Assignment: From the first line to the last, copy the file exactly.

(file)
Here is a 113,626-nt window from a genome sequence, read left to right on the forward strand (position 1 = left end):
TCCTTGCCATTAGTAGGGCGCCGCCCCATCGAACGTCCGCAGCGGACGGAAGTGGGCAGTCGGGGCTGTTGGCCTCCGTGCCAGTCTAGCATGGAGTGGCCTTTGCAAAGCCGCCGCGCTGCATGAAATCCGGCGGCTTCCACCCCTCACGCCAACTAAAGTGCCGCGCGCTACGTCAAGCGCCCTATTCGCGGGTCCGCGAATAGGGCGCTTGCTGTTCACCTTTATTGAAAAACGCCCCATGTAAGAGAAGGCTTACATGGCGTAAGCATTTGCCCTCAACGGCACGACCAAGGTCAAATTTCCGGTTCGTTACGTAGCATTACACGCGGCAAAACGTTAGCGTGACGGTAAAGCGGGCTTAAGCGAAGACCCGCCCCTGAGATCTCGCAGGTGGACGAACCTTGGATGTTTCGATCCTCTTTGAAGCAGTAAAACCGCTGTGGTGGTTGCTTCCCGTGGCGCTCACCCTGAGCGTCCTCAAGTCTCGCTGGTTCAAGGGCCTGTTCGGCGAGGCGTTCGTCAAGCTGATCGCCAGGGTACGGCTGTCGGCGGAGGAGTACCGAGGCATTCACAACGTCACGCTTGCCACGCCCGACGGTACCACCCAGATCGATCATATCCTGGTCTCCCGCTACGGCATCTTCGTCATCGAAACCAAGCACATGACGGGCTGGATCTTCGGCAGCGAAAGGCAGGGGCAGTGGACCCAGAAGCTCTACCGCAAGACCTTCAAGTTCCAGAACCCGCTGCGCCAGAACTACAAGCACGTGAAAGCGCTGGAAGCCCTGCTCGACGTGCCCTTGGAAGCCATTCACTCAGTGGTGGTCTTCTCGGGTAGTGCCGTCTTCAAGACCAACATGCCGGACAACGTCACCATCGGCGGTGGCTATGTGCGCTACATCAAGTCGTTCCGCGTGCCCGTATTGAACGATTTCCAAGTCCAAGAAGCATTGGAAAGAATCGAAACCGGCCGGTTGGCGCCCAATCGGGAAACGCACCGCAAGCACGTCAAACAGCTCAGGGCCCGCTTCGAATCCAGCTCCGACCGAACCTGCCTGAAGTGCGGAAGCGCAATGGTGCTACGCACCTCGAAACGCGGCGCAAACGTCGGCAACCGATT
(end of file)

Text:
Here is a 113,626-nt window from a genome sequence, read left to right on the forward strand (position 1 = left end):
TCCTTGCCATTAGTAGGGCGCCGCCCCATCGAACGTCCGCAGCGGACGGAAGTGGGCAGTCGGGGCTGTTGGCCTCCGTGCCAGTCTAGCATGGAGTGGCCTTTGCAAAGCCGCCGCGCTGCATGAAATCCGGCGGCTTCCACCCCTCACGCCAACTAAAGTGCCGCGCGCTACGTCAAGCGCCCTATTCGCGGGTCCGCGAATAGGGCGCTTGCTGTTCACCTTTATTGAAAAACGCCCCATGTAAGAGAAGGCTTACATGGCGTAAGCATTTGCCCTCAACGGCACGACCAAGGTCAAATTTCCGGTTCGTTACGTAGCATTACACGCGGCAAAACGTTAGCGTGACGGTAAAGCGGGCTTAAGCGAAGACCCGCCCCTGAGATCTCGCAGGTGGACGAACCTTGGATGTTTCGATCCTCTTTGAAGCAGTAAAACCGCTGTGGTGGTTGCTTCCCGTGGCGCTCACCCTGAGCGTCCTCAAGTCTCGCTGGTTCAAGGGCCTGTTCGGCGAGGCGTTCGTCAAGCTGATCGCCAGGGTACGGCTGTCGGCGGAGGAGTACCGAGGCATTCACAACGTCACGCTTGCCACGCCCGACGGTACCACCCAGATCGATCATATCCTGGTCTCCCGCTACGGCATCTTCGTCATCGAAACCAAGCACATGACGGGCTGGATCTTCGGCAGCGAAAGGCAGGGGCAGTGGACCCAGAAGCTCTACCGCAAGACCTTCAAGTTCCAGAACCCGCTGCGCCAGAACTACAAGCACGTGAAAGCGCTGGAAGCCCTGCTCGACGTGCCCTTGGAAGCCATTCACTCAGTGGTGGTCTTCTCGGGTAGTGCCGTCTTCAAGACCAACATGCCGGACAACGTCACCATCGGCGGTGGCTATGTGCGCTACATCAAGTCGTTCCGCGTGCCCGTATTGAACGATTTCCAAGTCCAAGAAGCATTGGAAAGAATCGAAACCGGCCGGTTGGCGCCCAATCGGGAAACGCACCGCAAGCACGTCAAACAGCTCAGGGCCCGCTTCGAATCCAGCTCCGACCGAACCTGCCTGAAGTGCGGAAGCGCAATGGTGCTACGCACCTCGAAACGCGGCGCAAACGTCGGCAACCGATT